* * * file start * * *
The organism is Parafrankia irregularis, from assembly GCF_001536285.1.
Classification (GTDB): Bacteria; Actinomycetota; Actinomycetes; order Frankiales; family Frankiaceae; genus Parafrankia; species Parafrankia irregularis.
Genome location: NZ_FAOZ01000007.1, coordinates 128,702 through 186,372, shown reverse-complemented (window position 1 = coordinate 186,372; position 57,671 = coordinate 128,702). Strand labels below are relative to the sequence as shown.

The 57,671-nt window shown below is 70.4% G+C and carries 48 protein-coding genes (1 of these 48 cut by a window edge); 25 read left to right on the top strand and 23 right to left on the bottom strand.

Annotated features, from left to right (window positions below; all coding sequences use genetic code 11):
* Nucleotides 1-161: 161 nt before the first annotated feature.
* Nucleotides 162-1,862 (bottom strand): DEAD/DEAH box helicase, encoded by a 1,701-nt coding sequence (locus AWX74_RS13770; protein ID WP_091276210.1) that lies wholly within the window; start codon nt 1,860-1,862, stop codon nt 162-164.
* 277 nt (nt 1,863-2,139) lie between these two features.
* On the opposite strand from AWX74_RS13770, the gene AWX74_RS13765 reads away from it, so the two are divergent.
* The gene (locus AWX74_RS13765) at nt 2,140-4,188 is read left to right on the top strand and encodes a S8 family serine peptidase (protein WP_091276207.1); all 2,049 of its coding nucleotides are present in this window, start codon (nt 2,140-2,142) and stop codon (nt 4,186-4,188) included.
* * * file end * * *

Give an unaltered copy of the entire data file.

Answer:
The organism is Parafrankia irregularis, from assembly GCF_001536285.1.
Classification (GTDB): Bacteria; Actinomycetota; Actinomycetes; order Frankiales; family Frankiaceae; genus Parafrankia; species Parafrankia irregularis.
Genome location: NZ_FAOZ01000007.1, coordinates 128,702 through 186,372, shown reverse-complemented (window position 1 = coordinate 186,372; position 57,671 = coordinate 128,702). Strand labels below are relative to the sequence as shown.

The 57,671-nt window shown below is 70.4% G+C and carries 48 protein-coding genes (1 of these 48 cut by a window edge); 25 read left to right on the top strand and 23 right to left on the bottom strand.

Annotated features, from left to right (window positions below; all coding sequences use genetic code 11):
* Nucleotides 1-161: 161 nt before the first annotated feature.
* Nucleotides 162-1,862 (bottom strand): DEAD/DEAH box helicase, encoded by a 1,701-nt coding sequence (locus AWX74_RS13770; protein ID WP_091276210.1) that lies wholly within the window; start codon nt 1,860-1,862, stop codon nt 162-164.
* 277 nt (nt 1,863-2,139) lie between these two features.
* On the opposite strand from AWX74_RS13770, the gene AWX74_RS13765 reads away from it, so the two are divergent.
* The gene (locus AWX74_RS13765) at nt 2,140-4,188 is read left to right on the top strand and encodes a S8 family serine peptidase (protein WP_091276207.1); all 2,049 of its coding nucleotides are present in this window, start codon (nt 2,140-2,142) and stop codon (nt 4,186-4,188) included.